Fort Worth's top cop, 52, captured on video nabbing suspect after foot chase

The top cop in Fort Worth, Texas, showed he can still hoof it when it comes to chasing down a fleeing suspect.

Chief Ed Kraus’ pursuit of the suspect Friday morning through backyards and over fences was recorded by a police helicopter over the scene.

Police said the suspect took off after causing a multi-car crash on I-20, Fox 4 Dallas reports. Kraus happened to be in the area in his police vehicle.

Image from video shot by a police helicopter shows Fort Worth Police Chief Ed Kraus nabbing a suspect after a foot chase through backyards and over fences.

Image from video shot by a police helicopter shows Fort Worth Police Chief Ed Kraus nabbing a suspect after a foot chase through backyards and over fences. (Forth Worth Police Department)

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"The bad guy decides to take a wrong turn and runs toward the chief,” police spokesman Buddy Calzada told the station. "The bad guy jumped the fence and the chief jumped the fence to keep going after him. He runs through the middle of a yard, and the suspect jumps another fence. So what does the chief do? He jumped the fence with him.”

Calzada said as the chief started closing in on the man, “I think he realized at that point, I'm not going to make it. I'm not going to get away from this."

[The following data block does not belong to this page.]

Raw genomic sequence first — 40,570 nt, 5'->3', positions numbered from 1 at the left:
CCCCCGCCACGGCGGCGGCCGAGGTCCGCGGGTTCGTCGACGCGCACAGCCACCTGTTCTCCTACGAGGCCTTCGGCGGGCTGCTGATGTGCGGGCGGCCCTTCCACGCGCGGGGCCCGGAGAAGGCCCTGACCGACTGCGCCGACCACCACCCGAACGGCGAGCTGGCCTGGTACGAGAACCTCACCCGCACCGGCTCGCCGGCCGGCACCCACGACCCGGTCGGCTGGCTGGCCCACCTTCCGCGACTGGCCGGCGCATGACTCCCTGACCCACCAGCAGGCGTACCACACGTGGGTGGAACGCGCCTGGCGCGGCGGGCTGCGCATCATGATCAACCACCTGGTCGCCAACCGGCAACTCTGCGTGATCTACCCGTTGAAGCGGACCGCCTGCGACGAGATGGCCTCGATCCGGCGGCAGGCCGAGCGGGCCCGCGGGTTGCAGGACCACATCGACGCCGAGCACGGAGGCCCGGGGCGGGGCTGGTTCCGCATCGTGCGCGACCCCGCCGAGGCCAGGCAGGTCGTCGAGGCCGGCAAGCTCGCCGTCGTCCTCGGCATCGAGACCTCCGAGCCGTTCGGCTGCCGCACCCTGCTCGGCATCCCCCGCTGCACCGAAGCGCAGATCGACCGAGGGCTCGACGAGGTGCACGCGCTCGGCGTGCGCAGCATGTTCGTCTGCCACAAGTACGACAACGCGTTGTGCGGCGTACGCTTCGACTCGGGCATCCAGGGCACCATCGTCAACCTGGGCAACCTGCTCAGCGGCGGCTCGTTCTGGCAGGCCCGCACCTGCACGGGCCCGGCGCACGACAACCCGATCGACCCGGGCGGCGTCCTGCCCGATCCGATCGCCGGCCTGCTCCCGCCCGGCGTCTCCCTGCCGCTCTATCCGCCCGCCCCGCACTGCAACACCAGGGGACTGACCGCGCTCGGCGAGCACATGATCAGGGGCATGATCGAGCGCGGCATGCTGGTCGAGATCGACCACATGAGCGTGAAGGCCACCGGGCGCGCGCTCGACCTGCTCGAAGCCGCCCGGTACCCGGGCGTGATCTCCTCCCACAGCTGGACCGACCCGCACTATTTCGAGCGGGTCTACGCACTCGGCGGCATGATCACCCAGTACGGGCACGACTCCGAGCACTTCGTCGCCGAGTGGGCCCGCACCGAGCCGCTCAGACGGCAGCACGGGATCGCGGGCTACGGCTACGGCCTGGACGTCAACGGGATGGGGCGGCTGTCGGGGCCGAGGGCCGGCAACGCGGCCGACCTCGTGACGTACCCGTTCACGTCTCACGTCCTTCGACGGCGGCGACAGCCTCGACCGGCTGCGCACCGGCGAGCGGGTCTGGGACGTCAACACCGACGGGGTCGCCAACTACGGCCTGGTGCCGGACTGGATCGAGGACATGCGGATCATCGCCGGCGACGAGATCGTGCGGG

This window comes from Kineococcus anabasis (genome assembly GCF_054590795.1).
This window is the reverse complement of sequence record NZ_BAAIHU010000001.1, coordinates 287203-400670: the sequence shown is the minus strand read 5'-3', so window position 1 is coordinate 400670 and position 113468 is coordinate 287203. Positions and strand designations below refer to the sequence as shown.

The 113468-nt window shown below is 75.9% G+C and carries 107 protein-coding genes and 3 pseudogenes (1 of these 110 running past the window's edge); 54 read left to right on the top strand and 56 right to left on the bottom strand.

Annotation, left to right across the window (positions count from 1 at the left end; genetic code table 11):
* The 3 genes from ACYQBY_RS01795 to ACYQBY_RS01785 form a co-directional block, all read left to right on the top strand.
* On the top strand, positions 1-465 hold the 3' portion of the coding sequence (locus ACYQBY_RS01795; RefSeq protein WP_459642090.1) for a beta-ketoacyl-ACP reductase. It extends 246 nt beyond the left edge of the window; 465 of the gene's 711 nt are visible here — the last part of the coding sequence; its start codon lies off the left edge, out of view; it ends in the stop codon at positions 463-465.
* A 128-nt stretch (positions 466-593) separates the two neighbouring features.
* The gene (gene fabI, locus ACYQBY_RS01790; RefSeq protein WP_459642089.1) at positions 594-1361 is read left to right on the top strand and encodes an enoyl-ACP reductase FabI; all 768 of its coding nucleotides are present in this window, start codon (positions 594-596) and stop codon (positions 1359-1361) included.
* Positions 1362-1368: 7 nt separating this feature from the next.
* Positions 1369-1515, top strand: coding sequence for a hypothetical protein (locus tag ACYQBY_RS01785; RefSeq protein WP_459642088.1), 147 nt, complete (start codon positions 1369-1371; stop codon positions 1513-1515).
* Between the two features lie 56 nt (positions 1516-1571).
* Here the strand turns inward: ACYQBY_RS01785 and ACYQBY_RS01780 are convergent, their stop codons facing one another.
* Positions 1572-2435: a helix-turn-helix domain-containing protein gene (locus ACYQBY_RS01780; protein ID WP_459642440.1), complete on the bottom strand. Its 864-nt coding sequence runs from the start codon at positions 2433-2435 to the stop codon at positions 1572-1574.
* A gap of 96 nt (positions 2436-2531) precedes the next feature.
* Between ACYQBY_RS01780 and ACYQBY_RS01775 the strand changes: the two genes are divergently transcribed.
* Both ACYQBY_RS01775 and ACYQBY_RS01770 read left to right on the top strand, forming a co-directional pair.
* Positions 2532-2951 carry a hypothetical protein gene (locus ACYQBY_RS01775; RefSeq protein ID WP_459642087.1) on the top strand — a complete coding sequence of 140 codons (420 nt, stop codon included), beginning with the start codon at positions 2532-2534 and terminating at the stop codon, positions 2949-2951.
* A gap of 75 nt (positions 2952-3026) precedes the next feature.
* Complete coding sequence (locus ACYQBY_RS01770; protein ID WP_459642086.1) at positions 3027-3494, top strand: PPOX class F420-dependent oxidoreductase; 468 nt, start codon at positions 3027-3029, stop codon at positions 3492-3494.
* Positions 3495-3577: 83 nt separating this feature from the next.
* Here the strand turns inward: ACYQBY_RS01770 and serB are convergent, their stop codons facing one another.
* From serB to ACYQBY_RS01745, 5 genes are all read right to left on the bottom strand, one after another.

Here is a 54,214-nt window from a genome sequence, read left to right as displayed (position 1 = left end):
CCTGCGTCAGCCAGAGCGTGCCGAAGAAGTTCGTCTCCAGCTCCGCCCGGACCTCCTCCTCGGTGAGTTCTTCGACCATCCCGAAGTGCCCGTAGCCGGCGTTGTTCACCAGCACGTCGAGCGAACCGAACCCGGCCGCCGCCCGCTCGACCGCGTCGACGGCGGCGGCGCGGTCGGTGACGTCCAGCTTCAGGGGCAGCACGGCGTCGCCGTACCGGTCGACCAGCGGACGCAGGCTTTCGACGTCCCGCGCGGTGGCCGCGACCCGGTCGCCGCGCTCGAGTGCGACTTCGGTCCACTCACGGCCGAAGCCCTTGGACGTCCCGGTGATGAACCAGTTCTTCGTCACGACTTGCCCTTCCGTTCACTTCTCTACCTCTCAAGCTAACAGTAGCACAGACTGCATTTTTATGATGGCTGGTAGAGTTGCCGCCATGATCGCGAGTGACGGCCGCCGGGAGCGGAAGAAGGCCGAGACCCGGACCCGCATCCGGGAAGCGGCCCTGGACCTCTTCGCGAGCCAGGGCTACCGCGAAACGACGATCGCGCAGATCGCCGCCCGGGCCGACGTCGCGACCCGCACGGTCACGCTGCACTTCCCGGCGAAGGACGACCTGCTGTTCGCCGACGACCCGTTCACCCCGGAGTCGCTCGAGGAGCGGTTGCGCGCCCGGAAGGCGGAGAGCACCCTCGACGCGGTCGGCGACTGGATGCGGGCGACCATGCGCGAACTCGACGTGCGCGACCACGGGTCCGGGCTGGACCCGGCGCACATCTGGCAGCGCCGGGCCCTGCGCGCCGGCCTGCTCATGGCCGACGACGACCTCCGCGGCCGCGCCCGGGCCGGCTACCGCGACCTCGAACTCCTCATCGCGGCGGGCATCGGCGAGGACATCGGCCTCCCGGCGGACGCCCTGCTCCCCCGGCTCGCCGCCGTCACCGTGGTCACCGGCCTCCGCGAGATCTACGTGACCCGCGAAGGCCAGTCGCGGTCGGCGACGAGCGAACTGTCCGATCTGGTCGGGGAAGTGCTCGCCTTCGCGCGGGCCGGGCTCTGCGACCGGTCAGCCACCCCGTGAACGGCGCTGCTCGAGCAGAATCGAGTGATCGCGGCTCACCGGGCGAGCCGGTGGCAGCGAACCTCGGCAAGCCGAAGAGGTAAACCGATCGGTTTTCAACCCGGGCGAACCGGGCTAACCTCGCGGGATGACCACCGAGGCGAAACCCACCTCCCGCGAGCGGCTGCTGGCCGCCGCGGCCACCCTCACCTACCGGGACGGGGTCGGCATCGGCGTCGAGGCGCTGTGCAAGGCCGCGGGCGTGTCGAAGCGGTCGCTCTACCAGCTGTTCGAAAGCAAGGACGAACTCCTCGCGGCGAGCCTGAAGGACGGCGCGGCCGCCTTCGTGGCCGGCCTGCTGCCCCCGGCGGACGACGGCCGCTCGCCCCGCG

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Chief Ed Kraus, 52, is a 26-year veteran of the force who was only named permanently to the role earlier this month after performing the role on an interim basis since May.

Chief Ed Kraus, 52, is a 26-year veteran of the force who was only named permanently to the role earlier this month after performing the role on an interim basis since May. (Fort Worth Police Department)

The fleeing suspect, who was not immediately identified, was facing a charge of fleeing the scene of an accident, the station reported.

Kraus, 52, a 26-year veteran of the force who was only named permanently to the role earlier this month after acting as the chief on an interim basis since May, had to be coaxed into commenting on the chase, Fox 4 reported.

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“I’m just proud to be one of 1,700 officers, who do this kind of work every day,” he said.